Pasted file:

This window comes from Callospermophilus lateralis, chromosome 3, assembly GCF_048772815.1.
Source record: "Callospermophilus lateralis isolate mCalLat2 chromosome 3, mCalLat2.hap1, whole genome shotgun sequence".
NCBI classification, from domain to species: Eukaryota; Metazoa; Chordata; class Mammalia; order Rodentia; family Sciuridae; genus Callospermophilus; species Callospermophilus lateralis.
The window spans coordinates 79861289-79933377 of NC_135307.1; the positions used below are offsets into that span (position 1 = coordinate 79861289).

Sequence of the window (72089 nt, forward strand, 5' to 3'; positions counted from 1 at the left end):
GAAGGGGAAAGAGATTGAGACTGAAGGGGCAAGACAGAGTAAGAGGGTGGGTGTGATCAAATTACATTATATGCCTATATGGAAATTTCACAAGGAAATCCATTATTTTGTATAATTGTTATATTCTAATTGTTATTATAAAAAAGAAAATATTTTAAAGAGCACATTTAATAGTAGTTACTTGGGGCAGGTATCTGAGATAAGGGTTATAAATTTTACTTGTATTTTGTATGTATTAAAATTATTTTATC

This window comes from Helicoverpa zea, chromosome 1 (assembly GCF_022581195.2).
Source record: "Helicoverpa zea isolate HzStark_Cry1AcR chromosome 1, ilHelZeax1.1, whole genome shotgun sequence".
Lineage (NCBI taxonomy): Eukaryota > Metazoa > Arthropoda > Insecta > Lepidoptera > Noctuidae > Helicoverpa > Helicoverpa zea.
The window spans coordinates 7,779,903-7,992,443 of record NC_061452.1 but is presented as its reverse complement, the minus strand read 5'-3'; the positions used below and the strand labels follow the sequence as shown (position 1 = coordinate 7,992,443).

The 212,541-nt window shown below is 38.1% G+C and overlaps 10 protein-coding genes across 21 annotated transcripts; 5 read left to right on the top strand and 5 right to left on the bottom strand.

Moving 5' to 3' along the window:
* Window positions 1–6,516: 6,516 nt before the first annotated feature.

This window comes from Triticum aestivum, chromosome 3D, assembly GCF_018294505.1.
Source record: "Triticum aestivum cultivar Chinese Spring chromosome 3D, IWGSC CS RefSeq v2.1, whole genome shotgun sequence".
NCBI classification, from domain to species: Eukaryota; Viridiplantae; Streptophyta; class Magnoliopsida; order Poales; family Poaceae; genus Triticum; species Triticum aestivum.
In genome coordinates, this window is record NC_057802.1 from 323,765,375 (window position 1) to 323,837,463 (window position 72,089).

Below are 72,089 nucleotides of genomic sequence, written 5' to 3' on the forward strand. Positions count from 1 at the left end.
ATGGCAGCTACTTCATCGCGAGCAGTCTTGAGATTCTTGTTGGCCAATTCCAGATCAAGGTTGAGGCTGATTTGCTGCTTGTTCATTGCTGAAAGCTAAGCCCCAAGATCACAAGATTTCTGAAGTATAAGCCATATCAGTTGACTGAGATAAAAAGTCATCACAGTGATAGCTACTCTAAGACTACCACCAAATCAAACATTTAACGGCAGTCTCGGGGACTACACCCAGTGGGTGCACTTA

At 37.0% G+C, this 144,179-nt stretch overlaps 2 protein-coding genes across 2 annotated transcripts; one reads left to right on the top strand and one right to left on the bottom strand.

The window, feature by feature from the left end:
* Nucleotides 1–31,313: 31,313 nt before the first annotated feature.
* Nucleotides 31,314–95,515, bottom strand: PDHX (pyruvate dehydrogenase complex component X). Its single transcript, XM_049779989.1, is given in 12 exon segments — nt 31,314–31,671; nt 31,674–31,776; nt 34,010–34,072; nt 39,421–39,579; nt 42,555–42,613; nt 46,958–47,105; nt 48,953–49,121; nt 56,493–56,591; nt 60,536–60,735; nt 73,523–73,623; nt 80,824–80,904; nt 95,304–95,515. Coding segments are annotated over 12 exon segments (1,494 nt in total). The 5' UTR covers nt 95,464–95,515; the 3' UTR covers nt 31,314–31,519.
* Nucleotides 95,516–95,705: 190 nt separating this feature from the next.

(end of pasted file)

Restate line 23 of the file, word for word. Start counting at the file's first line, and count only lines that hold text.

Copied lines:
* Nucleotides 31,314–95,515, bottom strand: PDHX (pyruvate dehydrogenase complex component X). Its single transcript, XM_049779989.1, is given in 12 exon segments — nt 31,314–31,671; nt 31,674–31,776; nt 34,010–34,072; nt 39,421–39,579; nt 42,555–42,613; nt 46,958–47,105; nt 48,953–49,121; nt 56,493–56,591; nt 60,536–60,735; nt 73,523–73,623; nt 80,824–80,904; nt 95,304–95,515. Coding segments are annotated over 12 exon segments (1,494 nt in total). The 5' UTR covers nt 95,464–95,515; the 3' UTR covers nt 31,314–31,519.